BFI London: Oct 6, 2021 – Oct 17, 2021
AFI: Nov 10, 2021 – Nov 14, 2021
Awards Daily will have three pairs of boots on the ground at Telluride. I look forward to reuniting with Sasha and meeting Clarence in person for the first time. As always, Telluride keeps its program top secret. We usually take clues from what we see and hear from other film festivals – verbiage that hints at what we might be seeing in the San Juan Mountains of Colorado. However, Kris Tapley ominously tweeted recently that “notations like ‘World Premiere’ and ‘North American Premiere’ had their run these last several years. They no longer mean anything.” This makes it difficult to read the tea leaves, doesn’t it?
Good friend of the site, Michael Patterson (@Gort2), has a website dedicated primarily to predicting what will play at Telluride. He’s my go-to source when prognosticating what we might have to look forward to. He’s also a terrific guy. You can find his most recent predictions (at the time of this writing) here. A lot of what I would be predicting lines up with what he has listed there – The Power of the Dog, The Electrical Life of Louis Wain, Spencer, C’mon C’mon, Cyrano, The Card Counter, and A Hero seem the likeliest bets. While many of us our holding out hope for Dune, it seems like the biggest longshot of films that could still possibly play there. It is more realistic that films like King Richard, Belfast, and/or Flee show up with those listed above. Either way, Telluride always delivers, and I cannot wait to return to that bewitching mountain valley.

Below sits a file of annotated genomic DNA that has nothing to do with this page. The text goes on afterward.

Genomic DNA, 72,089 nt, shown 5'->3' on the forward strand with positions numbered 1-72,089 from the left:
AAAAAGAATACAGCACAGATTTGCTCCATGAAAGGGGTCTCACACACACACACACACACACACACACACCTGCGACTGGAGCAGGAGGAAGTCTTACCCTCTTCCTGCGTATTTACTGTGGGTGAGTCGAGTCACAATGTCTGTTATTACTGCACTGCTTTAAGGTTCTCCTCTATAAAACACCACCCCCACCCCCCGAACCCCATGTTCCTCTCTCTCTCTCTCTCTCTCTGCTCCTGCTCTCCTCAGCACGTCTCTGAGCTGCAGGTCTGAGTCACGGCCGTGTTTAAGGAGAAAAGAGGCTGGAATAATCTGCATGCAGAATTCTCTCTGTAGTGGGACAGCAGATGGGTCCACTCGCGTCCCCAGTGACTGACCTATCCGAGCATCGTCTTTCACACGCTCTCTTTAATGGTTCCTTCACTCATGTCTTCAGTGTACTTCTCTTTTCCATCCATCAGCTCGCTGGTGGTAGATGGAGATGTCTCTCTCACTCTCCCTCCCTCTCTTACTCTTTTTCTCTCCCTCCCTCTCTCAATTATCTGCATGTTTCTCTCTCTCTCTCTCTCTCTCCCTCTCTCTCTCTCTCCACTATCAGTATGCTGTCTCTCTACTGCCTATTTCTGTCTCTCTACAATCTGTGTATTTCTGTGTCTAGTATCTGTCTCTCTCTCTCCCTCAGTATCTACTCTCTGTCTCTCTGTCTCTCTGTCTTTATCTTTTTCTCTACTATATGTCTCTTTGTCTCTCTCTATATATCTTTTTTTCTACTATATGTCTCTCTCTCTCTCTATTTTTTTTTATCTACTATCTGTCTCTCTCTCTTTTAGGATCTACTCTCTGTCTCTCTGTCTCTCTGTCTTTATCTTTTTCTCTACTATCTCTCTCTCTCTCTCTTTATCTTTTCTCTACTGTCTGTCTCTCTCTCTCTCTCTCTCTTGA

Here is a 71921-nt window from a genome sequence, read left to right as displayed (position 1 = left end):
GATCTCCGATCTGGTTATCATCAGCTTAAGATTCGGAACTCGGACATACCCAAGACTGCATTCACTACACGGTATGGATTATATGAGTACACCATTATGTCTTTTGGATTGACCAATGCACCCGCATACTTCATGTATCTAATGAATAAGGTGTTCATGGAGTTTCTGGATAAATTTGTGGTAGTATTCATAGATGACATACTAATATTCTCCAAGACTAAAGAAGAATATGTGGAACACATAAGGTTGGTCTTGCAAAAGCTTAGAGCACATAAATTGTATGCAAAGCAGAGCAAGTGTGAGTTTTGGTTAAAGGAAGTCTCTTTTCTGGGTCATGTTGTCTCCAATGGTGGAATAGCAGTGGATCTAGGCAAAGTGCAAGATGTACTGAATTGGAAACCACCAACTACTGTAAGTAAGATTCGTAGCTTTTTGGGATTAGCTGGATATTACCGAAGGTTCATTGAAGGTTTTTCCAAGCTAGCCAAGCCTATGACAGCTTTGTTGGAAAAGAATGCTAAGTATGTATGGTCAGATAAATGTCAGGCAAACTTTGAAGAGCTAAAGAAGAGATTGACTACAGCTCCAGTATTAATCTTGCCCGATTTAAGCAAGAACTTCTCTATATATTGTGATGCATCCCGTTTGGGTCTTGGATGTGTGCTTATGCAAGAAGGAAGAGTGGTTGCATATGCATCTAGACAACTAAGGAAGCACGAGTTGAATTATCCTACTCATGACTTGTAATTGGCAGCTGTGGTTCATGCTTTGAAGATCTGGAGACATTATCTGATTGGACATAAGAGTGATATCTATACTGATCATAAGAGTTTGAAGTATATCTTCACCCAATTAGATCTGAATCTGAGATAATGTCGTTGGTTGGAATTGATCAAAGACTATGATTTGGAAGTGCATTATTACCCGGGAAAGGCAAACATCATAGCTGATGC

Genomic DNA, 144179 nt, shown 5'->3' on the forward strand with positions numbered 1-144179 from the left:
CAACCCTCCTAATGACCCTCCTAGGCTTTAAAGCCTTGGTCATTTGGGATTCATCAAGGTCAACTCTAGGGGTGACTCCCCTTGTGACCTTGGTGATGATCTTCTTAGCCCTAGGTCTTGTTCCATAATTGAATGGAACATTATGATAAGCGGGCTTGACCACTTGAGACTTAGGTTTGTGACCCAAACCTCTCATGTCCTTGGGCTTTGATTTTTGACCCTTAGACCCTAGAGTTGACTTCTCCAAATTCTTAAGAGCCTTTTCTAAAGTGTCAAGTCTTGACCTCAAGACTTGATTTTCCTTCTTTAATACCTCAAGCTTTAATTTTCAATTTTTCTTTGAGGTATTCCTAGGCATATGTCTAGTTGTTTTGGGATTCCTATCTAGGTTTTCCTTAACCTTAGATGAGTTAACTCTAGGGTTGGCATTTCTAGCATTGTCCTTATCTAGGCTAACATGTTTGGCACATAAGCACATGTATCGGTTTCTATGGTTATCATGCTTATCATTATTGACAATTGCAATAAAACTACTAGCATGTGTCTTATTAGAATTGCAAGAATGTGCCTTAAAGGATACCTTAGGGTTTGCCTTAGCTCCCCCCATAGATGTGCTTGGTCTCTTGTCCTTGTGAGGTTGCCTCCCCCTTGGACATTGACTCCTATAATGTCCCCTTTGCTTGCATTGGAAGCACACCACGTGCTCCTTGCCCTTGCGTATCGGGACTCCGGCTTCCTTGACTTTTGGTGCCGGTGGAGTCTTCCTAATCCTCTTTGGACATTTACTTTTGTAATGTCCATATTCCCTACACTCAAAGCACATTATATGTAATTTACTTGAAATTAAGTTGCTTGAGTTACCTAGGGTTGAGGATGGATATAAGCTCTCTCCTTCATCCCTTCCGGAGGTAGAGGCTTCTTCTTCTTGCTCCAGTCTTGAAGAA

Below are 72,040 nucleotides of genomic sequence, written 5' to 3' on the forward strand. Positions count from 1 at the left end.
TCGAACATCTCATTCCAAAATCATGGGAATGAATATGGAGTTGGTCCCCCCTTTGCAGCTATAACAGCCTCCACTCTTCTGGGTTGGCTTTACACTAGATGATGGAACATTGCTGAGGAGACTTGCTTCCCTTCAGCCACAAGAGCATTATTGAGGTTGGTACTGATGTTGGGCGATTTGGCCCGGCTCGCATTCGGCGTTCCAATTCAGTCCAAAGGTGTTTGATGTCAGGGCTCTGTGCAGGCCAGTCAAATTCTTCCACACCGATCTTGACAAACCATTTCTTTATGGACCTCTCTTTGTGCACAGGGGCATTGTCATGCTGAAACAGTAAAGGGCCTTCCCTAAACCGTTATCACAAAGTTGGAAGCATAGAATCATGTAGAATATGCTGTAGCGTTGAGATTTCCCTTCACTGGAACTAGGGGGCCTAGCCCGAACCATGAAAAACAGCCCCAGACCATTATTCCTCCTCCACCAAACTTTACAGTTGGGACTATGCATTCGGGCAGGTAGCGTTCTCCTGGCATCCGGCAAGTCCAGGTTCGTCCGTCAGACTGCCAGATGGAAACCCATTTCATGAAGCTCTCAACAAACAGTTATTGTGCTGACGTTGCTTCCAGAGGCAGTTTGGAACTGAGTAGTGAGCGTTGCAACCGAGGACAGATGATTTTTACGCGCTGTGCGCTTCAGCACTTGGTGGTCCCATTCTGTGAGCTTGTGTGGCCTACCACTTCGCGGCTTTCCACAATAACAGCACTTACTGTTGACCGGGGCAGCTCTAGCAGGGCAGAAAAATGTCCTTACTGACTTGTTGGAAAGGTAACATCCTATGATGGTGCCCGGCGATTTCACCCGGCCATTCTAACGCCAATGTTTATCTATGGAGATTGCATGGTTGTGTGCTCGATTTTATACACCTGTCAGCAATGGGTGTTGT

Before Venice, Telluride, and these other great festivals deliver some of the best 2021 will have to offer, I thought I’d publish a first run of my Oscar predictions. The Good As Gold page has been revamped to make it easier to view. I’ll kick things off with an early look at the top eight awards (Picture, Director, the four Acting categories, and the two Screenplays). Let me know what you think! I love the engagement, whether we agree or disagree.